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Fertil Steril. 2014 Feb;101(2):447-52. doi: 10.1016/j.fertnstert.2013.10.008. Epub 2013 Nov 5.

Influence of vitamin D levels on in vitro fertilization outcomes in donor-recipient cycles.

Author information

1
Department of Obstetrics and Gynecology, Division of Reproductive Endocrinology and Infertility, Center for Women's Reproductive Health, Columbia University, New York, New York. Electronic address: briana.rudick@gmail.com.
2
Department of Preventive Medicine, Keck School of Medicine, University of Southern California, Los Angeles, California.
3
Department of Obstetrics and Gynecology, Division of Reproductive Endocrinology and Infertility, Los Angeles, California.

Abstract

OBJECTIVE:

To elucidate the role of vitamin D in reproduction by examining the relationship between recipient vitamin D levels and pregnancy rates in donor-recipient IVF cycles.

DESIGN:

Retrospective cohort study.

SETTING:

Academic tertiary care center.

PATIENT(S):

Ninety-nine recipients of egg donation at University of Southern California Fertility.

INTERVENTION(S):

Serum was collected from egg donor recipients before ET and was tested for vitamin D levels [25(OH)D].

MAIN OUTCOME MEASURE(S):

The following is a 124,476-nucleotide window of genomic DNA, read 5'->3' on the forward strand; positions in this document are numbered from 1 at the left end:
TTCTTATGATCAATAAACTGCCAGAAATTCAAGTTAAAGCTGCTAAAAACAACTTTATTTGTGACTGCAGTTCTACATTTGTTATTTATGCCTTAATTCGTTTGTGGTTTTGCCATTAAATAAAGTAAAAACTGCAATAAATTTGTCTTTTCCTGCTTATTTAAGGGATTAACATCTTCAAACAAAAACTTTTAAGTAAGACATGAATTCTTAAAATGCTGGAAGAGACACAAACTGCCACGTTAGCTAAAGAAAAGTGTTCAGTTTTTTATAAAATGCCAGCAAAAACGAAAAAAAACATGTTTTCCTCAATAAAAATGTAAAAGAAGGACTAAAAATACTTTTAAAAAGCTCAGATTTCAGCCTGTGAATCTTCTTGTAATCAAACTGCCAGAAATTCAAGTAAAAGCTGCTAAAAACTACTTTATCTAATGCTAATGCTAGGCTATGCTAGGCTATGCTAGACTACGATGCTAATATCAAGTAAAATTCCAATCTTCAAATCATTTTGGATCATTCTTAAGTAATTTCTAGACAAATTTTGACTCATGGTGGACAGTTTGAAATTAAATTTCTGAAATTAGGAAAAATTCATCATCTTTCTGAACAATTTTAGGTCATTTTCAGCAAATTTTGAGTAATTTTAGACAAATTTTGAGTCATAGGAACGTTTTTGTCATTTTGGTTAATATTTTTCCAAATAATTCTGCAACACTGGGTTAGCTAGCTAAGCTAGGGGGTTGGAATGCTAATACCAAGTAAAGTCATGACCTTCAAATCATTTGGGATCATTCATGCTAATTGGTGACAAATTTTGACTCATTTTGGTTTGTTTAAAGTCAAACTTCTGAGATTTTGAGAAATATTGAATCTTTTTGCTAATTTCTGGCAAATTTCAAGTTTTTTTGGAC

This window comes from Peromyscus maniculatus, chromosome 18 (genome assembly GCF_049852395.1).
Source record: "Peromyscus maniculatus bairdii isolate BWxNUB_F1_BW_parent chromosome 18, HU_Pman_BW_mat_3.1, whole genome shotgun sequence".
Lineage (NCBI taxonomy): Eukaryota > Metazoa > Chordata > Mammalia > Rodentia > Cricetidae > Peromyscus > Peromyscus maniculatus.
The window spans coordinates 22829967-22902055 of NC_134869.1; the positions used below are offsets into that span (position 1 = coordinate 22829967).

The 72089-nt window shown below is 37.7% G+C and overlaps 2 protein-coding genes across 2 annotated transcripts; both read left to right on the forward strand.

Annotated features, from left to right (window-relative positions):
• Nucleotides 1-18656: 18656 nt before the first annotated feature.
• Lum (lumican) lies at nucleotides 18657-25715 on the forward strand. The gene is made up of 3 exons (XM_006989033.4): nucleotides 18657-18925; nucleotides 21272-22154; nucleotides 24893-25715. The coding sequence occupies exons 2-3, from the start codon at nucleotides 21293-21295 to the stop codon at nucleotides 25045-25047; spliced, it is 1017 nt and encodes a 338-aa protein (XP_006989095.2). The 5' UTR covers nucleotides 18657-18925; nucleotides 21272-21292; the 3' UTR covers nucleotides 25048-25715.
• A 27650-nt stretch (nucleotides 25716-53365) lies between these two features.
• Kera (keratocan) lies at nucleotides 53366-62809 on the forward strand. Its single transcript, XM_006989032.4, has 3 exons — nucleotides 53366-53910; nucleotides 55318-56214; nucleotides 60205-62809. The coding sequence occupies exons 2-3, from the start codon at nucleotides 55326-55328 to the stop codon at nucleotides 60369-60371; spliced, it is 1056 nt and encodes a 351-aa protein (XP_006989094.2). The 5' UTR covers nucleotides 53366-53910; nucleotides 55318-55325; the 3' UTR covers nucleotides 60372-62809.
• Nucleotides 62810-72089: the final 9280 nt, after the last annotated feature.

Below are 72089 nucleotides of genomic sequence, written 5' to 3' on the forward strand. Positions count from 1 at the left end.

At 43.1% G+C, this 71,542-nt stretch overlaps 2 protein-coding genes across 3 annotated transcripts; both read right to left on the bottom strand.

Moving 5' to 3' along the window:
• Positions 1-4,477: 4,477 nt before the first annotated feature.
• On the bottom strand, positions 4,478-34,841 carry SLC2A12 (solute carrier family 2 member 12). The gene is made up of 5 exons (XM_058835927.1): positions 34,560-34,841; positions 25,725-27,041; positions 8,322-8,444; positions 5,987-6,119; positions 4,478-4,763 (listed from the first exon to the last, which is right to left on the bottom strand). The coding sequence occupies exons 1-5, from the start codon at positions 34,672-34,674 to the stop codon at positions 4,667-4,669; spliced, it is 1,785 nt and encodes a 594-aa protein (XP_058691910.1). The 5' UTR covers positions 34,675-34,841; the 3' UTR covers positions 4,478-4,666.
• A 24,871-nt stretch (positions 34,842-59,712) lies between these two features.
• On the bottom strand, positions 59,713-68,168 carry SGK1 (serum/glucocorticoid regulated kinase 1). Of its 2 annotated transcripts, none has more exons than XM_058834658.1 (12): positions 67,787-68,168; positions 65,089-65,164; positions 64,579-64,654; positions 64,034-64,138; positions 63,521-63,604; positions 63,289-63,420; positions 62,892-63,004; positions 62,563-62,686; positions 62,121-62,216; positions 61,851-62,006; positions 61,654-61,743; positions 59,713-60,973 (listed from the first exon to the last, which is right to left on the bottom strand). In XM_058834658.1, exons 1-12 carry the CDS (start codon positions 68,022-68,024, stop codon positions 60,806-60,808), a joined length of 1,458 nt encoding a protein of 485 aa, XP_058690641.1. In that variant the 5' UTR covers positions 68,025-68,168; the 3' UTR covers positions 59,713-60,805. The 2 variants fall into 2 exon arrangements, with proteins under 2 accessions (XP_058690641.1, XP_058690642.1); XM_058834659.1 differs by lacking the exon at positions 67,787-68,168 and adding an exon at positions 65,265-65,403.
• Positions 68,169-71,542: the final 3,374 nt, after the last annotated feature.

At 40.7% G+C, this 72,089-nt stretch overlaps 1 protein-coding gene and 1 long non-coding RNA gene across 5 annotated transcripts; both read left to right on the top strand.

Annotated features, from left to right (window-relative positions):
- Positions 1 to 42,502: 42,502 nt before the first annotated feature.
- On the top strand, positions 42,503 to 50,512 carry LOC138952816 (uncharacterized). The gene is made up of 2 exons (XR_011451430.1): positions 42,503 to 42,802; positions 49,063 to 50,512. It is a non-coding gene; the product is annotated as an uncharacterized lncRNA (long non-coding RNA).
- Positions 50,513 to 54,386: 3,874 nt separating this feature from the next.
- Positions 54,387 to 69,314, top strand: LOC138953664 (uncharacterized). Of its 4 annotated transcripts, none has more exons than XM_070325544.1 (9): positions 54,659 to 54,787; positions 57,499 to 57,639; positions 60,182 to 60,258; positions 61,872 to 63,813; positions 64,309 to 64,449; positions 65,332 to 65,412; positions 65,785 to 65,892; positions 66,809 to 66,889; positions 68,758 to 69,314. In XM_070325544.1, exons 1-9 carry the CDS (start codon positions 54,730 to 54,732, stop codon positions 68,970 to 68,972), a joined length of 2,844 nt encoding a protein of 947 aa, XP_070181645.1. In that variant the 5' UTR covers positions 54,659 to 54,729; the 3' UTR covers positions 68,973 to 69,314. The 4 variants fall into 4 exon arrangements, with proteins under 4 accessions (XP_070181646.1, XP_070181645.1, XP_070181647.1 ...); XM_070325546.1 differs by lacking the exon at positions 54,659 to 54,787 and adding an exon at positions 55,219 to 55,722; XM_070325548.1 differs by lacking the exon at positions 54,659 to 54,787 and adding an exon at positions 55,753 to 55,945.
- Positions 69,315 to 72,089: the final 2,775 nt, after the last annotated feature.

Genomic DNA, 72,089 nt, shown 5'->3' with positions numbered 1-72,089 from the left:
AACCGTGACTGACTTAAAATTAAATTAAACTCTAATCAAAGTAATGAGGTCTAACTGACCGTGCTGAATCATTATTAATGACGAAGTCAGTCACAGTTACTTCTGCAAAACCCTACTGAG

Clinical pregnancy as defined by sonographic presence of a heartbeat at 7-8 weeks of gestation.

RESULT(S):

In a diverse population of 99 recipients (53% Caucasian, 20% Asian, 16% Hispanic, 7% African American), adjusted clinical pregnancy rates were lower among vitamin D-deficient recipients than among vitamin D-replete recipients (37% vs. 78%). Live-birth rates were 31% among vitamin D-deficient recipients, compared with 59% among vitamin D-replete recipients. There were no differences in adjusted clinical pregnancy and live-birth rates among recipients who were vitamin D deficient [25(OH)D<20 ng/mL] vs. among those who were vitamin D insufficient [20 ng/mL ≤ 25(OH)D<30 ng/mL].

CONCLUSION(S):

Nonreplete vitamin D status [25(OH)D<30 ng/mL] was associated with lower pregnancy rates in recipients of egg donation. Since the oocyte donor-recipient model is able to separate the impact of vitamin D on oocyte vs. endometrium, these data suggest that the effects of vitamin D may be mediated through the endometrium.

KEYWORDS:

25-hydroxyvitamin D; IVF; Vitamin D; endometrium; race; recipients of egg donation

[Indexed for MEDLINE]

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